Complete Intro to Databases

Complex Neo4j Queries

Brian Holt

SQLite Cloud

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The "Complex Neo4j Queries" Lesson is part of the full, Complete Intro to Databases course featured in this preview video. Here's what you'd learn in this lesson:

Brian demonstrates how to use the use shortest path feature in the Neo4j database that uses a path algorithm on a database. A path is a data structure that allows engineers to find existing relationships between two nodes in the database. The example Brian gives is the number of degrees of distance between actors and Kevin Bacon.

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Transcript from the "Complex Neo4j Queries" Lesson

[00:00:00]
>> Now the moment you've all been waiting for, degrees of Kevin Bacon, how far is an actor or an actress away from Kevin Bacon? There's a really cool thing that, Neo4j can do and it's called something called use shortest path. So it actually do a pathfinding algorithm on your graph database, and if you don't know how to do, pathfinding, there's another course in front of masters from this guy that talks about pathfinding algorithms.

[00:00:33]
So you can actually take a course and figure out how it does that. But let's see how this works with Neo4j. So I wanna find out what's the shortest path between any actor. So in this case, let's just do Keane Reeves. How many degrees away from Kevin Bacon is Keane Reeves, so I'm gonna say match.

[00:00:54]
We'll call this a path of some variety. And that's gonna be equal to shortest path. It's very aptly named thing. Okay, and then I'll put here we'll have a Bacon, as Lord Bacon, as I like to sometimes call him, person. And name is Kevin Bacon. Okay, and then here we're gonna describe a relationship and here we're gonna say any relationship.

[00:01:30]
We don't care what the relationship is so I'm gonna say star so that's gonna include directed followed rote we're just looking for any connection between two people. If we want to only look in acted in, then here we would put acted in. But in this particular case, we can't we don't care.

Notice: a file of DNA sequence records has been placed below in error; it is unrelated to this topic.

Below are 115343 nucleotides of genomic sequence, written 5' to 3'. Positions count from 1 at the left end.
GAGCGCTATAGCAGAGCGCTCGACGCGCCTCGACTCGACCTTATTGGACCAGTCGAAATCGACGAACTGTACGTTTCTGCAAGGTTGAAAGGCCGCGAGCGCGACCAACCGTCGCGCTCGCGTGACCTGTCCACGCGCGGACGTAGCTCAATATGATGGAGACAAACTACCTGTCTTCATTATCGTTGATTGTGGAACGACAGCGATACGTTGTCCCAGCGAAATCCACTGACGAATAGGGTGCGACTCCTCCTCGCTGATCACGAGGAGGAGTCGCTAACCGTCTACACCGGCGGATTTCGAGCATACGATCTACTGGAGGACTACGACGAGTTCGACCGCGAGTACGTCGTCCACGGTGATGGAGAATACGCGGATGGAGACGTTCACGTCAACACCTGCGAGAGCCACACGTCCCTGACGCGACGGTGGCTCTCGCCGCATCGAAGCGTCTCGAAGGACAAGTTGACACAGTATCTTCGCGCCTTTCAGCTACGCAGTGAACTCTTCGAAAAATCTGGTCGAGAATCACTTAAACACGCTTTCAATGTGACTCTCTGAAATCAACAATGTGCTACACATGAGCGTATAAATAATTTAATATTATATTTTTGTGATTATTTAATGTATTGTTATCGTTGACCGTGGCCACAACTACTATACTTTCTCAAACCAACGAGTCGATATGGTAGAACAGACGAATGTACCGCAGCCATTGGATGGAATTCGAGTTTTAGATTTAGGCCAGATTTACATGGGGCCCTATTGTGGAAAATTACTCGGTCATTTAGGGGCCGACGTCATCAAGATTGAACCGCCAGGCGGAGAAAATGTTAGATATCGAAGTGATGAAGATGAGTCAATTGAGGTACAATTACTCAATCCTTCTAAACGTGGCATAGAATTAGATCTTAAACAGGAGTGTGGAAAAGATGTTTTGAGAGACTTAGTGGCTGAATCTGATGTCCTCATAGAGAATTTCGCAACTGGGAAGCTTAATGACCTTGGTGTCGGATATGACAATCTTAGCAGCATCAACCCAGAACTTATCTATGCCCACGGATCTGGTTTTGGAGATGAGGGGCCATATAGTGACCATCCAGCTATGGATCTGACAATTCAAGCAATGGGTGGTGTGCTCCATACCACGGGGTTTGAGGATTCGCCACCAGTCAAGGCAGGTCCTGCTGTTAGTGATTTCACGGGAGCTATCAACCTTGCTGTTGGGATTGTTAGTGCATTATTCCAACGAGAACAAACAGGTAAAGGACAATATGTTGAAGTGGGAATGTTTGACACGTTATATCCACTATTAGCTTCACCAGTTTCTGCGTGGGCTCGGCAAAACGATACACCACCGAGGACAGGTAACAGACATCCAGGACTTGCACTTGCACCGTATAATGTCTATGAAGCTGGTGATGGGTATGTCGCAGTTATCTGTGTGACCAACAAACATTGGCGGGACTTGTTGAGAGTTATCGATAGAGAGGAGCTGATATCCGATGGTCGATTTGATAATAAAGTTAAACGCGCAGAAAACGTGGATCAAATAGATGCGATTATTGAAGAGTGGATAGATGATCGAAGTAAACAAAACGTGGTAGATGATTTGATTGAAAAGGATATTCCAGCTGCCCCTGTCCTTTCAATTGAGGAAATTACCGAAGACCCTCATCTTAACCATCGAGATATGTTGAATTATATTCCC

[00:01:45]
We want to see all relationships possible between Kevin Bacon and Keane Reeves. So we'll say, actually we don't even want an arrow there because both of them are gonna have directional relationships. So if I leave this angle bracket out. It'll actually just query for any directional relationship. He won't look at the direction of the relationship, which is what we want.

[00:02:13]
We'll put Keanu, who's a person and the name is Keanu Reeves. Okay, and then underneath that, we were just gonna say return paths like that. Yeah. If you had a massive graph database, you this could be a very potentially expensive query. We don't care so we're just gonna ignore this little warning right there.

[00:02:54]
So if I click play here, then we're gonna see the shortest path between Kevin Bacon and canneries which is gonna go through something's got to give to Jack Nicholson to a few good men to Kevin Bacon. Pretty cool, right? We now have like a database that we can query to figure out connections between actors and actresses.

[00:03:20]
Let's say like we wanted to do, Porsche just named this like p or something like that. And so instead of we could do here. Charlize Theron, I think that's how you spell her name. There you go. Charlize Theron was in That Thing You Do with Tom Hanks who was in Apollo 13 with Kevin Bacon.